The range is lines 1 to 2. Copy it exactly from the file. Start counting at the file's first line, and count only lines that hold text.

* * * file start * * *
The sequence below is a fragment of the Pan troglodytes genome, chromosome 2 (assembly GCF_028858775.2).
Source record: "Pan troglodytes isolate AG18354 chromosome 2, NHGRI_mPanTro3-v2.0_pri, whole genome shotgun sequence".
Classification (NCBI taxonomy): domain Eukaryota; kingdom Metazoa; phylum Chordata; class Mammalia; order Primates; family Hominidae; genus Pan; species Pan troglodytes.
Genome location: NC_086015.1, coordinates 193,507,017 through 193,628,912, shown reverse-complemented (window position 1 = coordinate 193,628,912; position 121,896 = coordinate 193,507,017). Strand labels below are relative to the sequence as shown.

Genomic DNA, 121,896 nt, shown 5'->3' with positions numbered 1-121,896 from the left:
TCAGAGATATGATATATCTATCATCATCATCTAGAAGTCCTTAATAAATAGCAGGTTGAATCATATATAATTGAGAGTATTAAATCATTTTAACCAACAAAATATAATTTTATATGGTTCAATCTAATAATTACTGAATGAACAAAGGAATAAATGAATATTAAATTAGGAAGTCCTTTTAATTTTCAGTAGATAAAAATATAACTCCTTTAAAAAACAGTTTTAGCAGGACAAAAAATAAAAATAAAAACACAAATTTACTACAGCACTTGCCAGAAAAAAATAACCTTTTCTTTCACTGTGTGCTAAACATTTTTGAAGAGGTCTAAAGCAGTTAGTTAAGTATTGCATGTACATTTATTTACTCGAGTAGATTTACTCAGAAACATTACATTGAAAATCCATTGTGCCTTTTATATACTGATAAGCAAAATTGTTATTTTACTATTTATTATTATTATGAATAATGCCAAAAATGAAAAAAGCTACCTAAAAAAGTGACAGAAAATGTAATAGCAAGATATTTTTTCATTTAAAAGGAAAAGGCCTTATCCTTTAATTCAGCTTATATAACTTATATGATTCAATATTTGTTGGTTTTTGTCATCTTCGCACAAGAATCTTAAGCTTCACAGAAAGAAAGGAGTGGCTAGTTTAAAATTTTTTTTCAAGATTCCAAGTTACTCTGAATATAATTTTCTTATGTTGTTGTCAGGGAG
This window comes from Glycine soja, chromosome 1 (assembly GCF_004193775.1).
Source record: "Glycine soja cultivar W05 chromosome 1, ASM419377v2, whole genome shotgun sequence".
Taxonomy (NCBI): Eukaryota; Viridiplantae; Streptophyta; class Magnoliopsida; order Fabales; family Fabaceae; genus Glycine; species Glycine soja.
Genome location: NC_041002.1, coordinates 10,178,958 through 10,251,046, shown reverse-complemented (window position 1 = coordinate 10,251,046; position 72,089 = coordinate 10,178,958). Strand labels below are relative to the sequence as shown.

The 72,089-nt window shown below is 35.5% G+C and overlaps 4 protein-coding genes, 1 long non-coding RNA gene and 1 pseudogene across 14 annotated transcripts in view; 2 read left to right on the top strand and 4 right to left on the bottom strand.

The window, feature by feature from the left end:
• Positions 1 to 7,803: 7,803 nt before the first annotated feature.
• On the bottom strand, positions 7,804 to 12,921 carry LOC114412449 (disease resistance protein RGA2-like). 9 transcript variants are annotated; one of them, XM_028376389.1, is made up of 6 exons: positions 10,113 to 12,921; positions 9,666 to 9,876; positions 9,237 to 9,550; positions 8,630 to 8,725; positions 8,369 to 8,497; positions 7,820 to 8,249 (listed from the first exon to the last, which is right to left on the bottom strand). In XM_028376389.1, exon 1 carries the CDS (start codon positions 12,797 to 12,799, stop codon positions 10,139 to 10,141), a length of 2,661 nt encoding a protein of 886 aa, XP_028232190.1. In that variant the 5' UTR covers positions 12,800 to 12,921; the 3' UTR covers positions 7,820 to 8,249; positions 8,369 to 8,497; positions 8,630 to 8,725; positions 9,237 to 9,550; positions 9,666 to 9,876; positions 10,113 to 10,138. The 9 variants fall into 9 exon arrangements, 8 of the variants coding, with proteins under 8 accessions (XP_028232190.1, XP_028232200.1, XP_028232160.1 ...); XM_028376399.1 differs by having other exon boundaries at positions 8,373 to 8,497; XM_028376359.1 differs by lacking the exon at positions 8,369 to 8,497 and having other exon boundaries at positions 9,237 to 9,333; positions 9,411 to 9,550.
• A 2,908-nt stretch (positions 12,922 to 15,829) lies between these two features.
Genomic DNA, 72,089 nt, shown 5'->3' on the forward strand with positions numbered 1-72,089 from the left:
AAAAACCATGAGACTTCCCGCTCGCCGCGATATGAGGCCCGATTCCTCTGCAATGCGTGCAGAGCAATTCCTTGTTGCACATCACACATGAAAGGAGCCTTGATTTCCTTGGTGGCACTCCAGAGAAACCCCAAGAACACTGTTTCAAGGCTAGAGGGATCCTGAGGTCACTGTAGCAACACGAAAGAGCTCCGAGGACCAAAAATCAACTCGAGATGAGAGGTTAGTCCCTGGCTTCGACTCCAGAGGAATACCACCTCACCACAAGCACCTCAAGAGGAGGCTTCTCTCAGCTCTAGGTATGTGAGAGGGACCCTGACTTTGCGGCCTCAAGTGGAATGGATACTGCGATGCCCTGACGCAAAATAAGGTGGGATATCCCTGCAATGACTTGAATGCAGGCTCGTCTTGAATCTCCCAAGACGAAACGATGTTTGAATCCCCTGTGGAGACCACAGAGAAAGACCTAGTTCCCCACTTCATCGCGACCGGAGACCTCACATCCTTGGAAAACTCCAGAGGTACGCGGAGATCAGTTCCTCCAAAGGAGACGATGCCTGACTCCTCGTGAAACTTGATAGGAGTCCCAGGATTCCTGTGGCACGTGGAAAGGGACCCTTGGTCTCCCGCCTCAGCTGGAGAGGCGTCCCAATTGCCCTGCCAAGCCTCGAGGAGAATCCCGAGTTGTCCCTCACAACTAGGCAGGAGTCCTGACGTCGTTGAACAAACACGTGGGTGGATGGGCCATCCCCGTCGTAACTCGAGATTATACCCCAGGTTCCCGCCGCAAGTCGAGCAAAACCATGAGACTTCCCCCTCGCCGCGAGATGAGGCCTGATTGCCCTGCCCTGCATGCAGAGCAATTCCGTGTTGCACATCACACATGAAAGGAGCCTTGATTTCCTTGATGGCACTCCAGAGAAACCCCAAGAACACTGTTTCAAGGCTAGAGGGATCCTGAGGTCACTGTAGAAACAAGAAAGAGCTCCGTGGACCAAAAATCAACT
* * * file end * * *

The sequence below is a fragment of the Pan troglodytes genome, chromosome 2 (assembly GCF_028858775.2).
Source record: "Pan troglodytes isolate AG18354 chromosome 2, NHGRI_mPanTro3-v2.0_pri, whole genome shotgun sequence".